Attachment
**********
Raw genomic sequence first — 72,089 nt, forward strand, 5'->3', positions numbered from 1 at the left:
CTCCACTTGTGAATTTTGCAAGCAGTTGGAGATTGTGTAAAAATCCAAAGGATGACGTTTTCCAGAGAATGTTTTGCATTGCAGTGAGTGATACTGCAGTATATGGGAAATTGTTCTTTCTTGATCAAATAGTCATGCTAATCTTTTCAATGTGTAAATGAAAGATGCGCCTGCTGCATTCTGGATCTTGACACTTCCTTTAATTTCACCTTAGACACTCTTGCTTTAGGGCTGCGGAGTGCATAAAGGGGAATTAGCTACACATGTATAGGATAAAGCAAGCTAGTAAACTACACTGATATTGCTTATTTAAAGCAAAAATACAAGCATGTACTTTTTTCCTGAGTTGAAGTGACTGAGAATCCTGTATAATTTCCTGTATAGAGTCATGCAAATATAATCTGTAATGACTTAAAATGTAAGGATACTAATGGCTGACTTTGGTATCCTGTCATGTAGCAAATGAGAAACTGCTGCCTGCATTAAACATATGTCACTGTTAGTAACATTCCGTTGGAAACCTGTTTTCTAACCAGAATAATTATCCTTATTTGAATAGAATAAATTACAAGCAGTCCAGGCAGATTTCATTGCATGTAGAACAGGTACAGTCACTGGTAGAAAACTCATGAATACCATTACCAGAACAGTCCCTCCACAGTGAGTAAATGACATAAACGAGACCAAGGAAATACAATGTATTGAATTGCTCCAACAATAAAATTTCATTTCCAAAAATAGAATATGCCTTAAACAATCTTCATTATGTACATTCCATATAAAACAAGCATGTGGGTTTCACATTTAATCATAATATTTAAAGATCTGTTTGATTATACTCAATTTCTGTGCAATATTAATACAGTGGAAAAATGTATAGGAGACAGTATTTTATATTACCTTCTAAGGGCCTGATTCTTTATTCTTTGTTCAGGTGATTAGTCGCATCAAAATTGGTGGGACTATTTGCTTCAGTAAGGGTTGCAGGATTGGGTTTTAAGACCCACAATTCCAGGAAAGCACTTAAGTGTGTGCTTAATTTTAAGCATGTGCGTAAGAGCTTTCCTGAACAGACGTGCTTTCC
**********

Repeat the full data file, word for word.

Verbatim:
Raw genomic sequence first — 72,089 nt, forward strand, 5'->3', positions numbered from 1 at the left:
CTCCACTTGTGAATTTTGCAAGCAGTTGGAGATTGTGTAAAAATCCAAAGGATGACGTTTTCCAGAGAATGTTTTGCATTGCAGTGAGTGATACTGCAGTATATGGGAAATTGTTCTTTCTTGATCAAATAGTCATGCTAATCTTTTCAATGTGTAAATGAAAGATGCGCCTGCTGCATTCTGGATCTTGACACTTCCTTTAATTTCACCTTAGACACTCTTGCTTTAGGGCTGCGGAGTGCATAAAGGGGAATTAGCTACACATGTATAGGATAAAGCAAGCTAGTAAACTACACTGATATTGCTTATTTAAAGCAAAAATACAAGCATGTACTTTTTTCCTGAGTTGAAGTGACTGAGAATCCTGTATAATTTCCTGTATAGAGTCATGCAAATATAATCTGTAATGACTTAAAATGTAAGGATACTAATGGCTGACTTTGGTATCCTGTCATGTAGCAAATGAGAAACTGCTGCCTGCATTAAACATATGTCACTGTTAGTAACATTCCGTTGGAAACCTGTTTTCTAACCAGAATAATTATCCTTATTTGAATAGAATAAATTACAAGCAGTCCAGGCAGATTTCATTGCATGTAGAACAGGTACAGTCACTGGTAGAAAACTCATGAATACCATTACCAGAACAGTCCCTCCACAGTGAGTAAATGACATAAACGAGACCAAGGAAATACAATGTATTGAATTGCTCCAACAATAAAATTTCATTTCCAAAAATAGAATATGCCTTAAACAATCTTCATTATGTACATTCCATATAAAACAAGCATGTGGGTTTCACATTTAATCATAATATTTAAAGATCTGTTTGATTATACTCAATTTCTGTGCAATATTAATACAGTGGAAAAATGTATAGGAGACAGTATTTTATATTACCTTCTAAGGGCCTGATTCTTTATTCTTTGTTCAGGTGATTAGTCGCATCAAAATTGGTGGGACTATTTGCTTCAGTAAGGGTTGCAGGATTGGGTTTTAAGACCCACAATTCCAGGAAAGCACTTAAGTGTGTGCTTAATTTTAAGCATGTGCGTAAGAGCTTTCCTGAACAGACGTGCTTTCC